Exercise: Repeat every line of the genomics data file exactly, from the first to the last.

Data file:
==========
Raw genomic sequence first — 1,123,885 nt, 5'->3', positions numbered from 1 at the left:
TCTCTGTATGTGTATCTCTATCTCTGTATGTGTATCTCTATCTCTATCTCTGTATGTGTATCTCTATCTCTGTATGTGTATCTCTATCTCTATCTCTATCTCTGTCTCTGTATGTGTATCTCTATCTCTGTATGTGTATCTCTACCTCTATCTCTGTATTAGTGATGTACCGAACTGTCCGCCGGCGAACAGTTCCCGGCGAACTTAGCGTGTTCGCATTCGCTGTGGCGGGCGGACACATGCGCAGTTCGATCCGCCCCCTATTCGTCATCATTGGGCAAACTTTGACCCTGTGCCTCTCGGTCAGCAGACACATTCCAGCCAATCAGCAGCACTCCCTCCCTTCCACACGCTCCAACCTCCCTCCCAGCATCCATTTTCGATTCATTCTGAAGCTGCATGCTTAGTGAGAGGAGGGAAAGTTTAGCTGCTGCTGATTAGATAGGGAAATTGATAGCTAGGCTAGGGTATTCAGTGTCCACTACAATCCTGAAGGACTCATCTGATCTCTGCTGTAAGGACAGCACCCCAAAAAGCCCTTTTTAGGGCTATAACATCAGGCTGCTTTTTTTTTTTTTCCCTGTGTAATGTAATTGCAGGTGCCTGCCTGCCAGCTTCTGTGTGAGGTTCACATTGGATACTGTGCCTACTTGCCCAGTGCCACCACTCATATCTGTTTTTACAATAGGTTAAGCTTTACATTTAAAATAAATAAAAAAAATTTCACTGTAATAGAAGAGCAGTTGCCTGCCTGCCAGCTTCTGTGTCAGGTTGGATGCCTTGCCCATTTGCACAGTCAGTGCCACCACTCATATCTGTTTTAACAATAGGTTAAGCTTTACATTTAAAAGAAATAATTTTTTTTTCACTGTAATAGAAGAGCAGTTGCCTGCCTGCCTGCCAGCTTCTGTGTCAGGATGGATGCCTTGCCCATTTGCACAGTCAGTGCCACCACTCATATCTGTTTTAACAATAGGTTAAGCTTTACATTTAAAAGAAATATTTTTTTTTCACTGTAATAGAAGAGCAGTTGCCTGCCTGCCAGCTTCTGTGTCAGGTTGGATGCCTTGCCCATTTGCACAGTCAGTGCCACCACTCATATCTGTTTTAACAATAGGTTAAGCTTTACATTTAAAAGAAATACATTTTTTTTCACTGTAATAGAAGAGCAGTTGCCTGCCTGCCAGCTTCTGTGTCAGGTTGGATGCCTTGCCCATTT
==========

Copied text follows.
Raw genomic sequence first — 1,123,885 nt, 5'->3', positions numbered from 1 at the left:
TCTCTGTATGTGTATCTCTATCTCTGTATGTGTATCTCTATCTCTATCTCTGTATGTGTATCTCTATCTCTGTATGTGTATCTCTATCTCTATCTCTATCTCTGTCTCTGTATGTGTATCTCTATCTCTGTATGTGTATCTCTACCTCTATCTCTGTATTAGTGATGTACCGAACTGTCCGCCGGCGAACAGTTCCCGGCGAACTTAGCGTGTTCGCATTCGCTGTGGCGGGCGGACACATGCGCAGTTCGATCCGCCCCCTATTCGTCATCATTGGGCAAACTTTGACCCTGTGCCTCTCGGTCAGCAGACACATTCCAGCCAATCAGCAGCACTCCCTCCCTTCCACACGCTCCAACCTCCCTCCCAGCATCCATTTTCGATTCATTCTGAAGCTGCATGCTTAGTGAGAGGAGGGAAAGTTTAGCTGCTGCTGATTAGATAGGGAAATTGATAGCTAGGCTAGGGTATTCAGTGTCCACTACAATCCTGAAGGACTCATCTGATCTCTGCTGTAAGGACAGCACCCCAAAAAGCCCTTTTTAGGGCTATAACATCAGGCTGCTTTTTTTTTTTTTCCCTGTGTAATGTAATTGCAGGTGCCTGCCTGCCAGCTTCTGTGTGAGGTTCACATTGGATACTGTGCCTACTTGCCCAGTGCCACCACTCATATCTGTTTTTACAATAGGTTAAGCTTTACATTTAAAATAAATAAAAAAAATTTCACTGTAATAGAAGAGCAGTTGCCTGCCTGCCAGCTTCTGTGTCAGGTTGGATGCCTTGCCCATTTGCACAGTCAGTGCCACCACTCATATCTGTTTTAACAATAGGTTAAGCTTTACATTTAAAAGAAATAATTTTTTTTTCACTGTAATAGAAGAGCAGTTGCCTGCCTGCCTGCCAGCTTCTGTGTCAGGATGGATGCCTTGCCCATTTGCACAGTCAGTGCCACCACTCATATCTGTTTTAACAATAGGTTAAGCTTTACATTTAAAAGAAATATTTTTTTTTCACTGTAATAGAAGAGCAGTTGCCTGCCTGCCAGCTTCTGTGTCAGGTTGGATGCCTTGCCCATTTGCACAGTCAGTGCCACCACTCATATCTGTTTTAACAATAGGTTAAGCTTTACATTTAAAAGAAATACATTTTTTTTCACTGTAATAGAAGAGCAGTTGCCTGCCTGCCAGCTTCTGTGTCAGGTTGGATGCCTTGCCCATTT